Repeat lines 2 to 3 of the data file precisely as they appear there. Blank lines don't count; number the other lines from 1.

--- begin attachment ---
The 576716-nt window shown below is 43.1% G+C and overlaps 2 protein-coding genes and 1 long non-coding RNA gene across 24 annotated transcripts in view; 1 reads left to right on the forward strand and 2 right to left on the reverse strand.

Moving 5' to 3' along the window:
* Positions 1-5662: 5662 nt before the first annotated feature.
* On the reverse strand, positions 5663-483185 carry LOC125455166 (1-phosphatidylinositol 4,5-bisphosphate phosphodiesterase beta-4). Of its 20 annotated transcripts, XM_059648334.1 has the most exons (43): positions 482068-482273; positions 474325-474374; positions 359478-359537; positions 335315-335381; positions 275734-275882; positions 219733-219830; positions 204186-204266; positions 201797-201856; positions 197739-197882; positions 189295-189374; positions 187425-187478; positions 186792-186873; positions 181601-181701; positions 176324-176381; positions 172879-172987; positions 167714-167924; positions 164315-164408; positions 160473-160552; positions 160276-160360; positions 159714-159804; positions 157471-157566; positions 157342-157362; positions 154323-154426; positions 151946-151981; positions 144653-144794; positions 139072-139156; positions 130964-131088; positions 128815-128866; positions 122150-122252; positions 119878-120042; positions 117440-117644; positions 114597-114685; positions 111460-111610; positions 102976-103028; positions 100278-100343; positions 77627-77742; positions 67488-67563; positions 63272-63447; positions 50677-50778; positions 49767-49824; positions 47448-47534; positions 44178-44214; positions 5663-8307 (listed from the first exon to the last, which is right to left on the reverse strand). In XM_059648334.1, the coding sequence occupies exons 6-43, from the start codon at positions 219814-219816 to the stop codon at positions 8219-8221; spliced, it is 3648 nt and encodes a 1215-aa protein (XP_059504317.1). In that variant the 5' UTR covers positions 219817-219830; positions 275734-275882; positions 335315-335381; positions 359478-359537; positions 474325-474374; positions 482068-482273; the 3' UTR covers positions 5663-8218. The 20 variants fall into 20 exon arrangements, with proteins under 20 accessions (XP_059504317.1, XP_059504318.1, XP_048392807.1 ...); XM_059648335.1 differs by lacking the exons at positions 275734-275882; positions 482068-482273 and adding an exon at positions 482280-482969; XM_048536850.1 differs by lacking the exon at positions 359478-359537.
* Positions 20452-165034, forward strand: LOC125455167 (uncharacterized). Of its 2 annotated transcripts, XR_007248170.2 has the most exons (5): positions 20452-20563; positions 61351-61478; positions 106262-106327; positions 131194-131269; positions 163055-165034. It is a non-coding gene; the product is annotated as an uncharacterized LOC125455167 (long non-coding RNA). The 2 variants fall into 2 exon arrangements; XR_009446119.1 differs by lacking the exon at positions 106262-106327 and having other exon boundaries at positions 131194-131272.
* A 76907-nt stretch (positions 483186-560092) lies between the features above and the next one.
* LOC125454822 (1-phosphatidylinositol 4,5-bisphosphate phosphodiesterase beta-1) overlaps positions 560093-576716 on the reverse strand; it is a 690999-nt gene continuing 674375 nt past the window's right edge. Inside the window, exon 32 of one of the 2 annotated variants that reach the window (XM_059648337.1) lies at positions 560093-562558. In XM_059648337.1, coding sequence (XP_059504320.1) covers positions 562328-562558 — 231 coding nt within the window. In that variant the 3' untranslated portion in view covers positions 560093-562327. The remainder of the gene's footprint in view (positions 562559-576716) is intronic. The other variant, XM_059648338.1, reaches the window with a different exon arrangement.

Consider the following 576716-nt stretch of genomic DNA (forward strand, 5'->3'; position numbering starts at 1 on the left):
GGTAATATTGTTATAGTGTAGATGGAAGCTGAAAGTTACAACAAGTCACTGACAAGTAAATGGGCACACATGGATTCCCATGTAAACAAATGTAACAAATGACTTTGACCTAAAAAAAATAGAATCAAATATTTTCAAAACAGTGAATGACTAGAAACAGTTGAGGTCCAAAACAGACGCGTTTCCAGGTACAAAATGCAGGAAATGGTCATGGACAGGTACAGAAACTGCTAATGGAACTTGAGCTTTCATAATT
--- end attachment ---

Moving 5' to 3' along the window:
* Positions 1-5662: 5662 nt before the first annotated feature.